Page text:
(See the Editorial Commentary by Deresinski, on pages 772–4.)
Background. Emerging data suggest that vancomycin may be less effective against serious methicillin-resistant Staphylococcus aureus (MRSA) infections with minimum inhibitory concentration (MIC) values at the higher end of the susceptibility range. The purpose of this review is to examine the strength of these associations.
Methods. All relevant studies pertaining to treatment outcomes or mortality associated with vancomycin MIC were retrieved from the medical literature from January 1996 through August 2011 and analyzed according to Cochrane guidelines.
Results. Of the 270 studies identified, 48 studies were reviewed, with 22 studies included in the final meta-analysis. Vancomycin MIC was significantly associated with mortality for MRSA infection irrespective of the source of infection or MIC methodology (odds ratio [OR], 1.64; 95% confidence interval [CI], 1.14–2.37; P < .01). This mortality association was predominantly driven by bloodstream infections (BSIs; OR, 1.58; 95% CI, 1.06–2.37; P = .03) and isolates with a vancomycin MIC of 2 μg/mL by Etest (OR, 1.72; 95% CI, 1.34–2.21; P < .01). Vancomycin MIC was significantly associated with treatment failure irrespective of source of infection or MIC methodology (OR, 2.69; 95% CI, 1.60–4.51; P < .01).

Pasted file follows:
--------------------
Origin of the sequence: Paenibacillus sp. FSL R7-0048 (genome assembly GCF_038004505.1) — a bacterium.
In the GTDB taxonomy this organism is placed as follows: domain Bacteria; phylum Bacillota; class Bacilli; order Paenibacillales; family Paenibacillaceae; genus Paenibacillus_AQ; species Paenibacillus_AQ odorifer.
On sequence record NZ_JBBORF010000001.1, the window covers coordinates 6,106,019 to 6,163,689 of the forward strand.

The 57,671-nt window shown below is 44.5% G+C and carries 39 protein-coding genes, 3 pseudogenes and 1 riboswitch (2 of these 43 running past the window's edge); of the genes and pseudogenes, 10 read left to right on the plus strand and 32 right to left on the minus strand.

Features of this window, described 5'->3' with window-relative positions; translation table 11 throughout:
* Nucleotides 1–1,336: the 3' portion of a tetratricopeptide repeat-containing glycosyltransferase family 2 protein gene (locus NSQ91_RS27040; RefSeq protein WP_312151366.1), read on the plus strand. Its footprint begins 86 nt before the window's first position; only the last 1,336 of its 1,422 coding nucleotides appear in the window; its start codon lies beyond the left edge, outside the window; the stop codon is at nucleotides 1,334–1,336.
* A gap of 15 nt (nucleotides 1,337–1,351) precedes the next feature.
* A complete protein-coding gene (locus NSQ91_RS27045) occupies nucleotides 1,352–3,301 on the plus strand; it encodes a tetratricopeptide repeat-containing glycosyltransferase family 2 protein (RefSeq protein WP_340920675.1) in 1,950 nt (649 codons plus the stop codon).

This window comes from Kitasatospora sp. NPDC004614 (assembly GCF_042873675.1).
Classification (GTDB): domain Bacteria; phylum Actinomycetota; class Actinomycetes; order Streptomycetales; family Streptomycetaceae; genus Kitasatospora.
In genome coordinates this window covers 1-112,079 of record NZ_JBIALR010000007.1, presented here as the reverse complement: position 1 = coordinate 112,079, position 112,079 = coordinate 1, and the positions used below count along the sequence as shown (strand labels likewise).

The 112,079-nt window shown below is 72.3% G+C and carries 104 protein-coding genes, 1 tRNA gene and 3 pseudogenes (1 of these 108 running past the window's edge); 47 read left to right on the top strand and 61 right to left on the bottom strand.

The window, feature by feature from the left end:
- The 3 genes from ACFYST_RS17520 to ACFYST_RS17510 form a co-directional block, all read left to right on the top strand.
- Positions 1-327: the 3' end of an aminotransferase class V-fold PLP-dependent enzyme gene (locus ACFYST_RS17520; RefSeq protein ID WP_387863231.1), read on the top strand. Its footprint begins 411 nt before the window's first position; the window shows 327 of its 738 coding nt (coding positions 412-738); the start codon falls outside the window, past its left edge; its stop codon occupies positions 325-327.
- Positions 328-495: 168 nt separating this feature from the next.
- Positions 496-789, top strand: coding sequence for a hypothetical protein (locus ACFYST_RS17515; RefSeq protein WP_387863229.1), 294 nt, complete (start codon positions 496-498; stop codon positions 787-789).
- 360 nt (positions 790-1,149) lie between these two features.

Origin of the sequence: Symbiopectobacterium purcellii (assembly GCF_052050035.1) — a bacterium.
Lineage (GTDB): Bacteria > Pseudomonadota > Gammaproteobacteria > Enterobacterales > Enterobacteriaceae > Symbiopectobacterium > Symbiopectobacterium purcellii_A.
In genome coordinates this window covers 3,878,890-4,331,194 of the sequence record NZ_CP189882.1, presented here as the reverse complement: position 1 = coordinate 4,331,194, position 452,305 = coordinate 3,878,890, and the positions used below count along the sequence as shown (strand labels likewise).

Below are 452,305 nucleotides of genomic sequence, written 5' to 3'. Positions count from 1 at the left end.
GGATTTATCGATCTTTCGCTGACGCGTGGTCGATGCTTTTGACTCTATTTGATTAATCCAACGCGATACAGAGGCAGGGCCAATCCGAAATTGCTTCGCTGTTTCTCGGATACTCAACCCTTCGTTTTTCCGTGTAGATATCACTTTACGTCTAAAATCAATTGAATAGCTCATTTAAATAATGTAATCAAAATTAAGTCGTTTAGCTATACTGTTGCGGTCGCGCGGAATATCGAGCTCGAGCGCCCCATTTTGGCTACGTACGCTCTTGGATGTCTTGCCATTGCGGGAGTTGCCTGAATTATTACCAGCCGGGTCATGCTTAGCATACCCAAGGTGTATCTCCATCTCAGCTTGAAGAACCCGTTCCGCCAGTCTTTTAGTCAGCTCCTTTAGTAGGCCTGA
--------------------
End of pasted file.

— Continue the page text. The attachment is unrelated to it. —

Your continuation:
Conclusion. High vancomycin MIC was associated with a higher mortality rate in MRSA BSI. Thus, institutions should consider conducting Etest MICs on all MRSA BSI isolates. Although these data highlight concerns about vancomycin, currently, there are no data to support better survival rates with alternative antibiotics. Data are sorely needed to determine whether other agents can remedy these outcomes observed with vancomycin for MRSA infections with elevated vancomycin MIC values.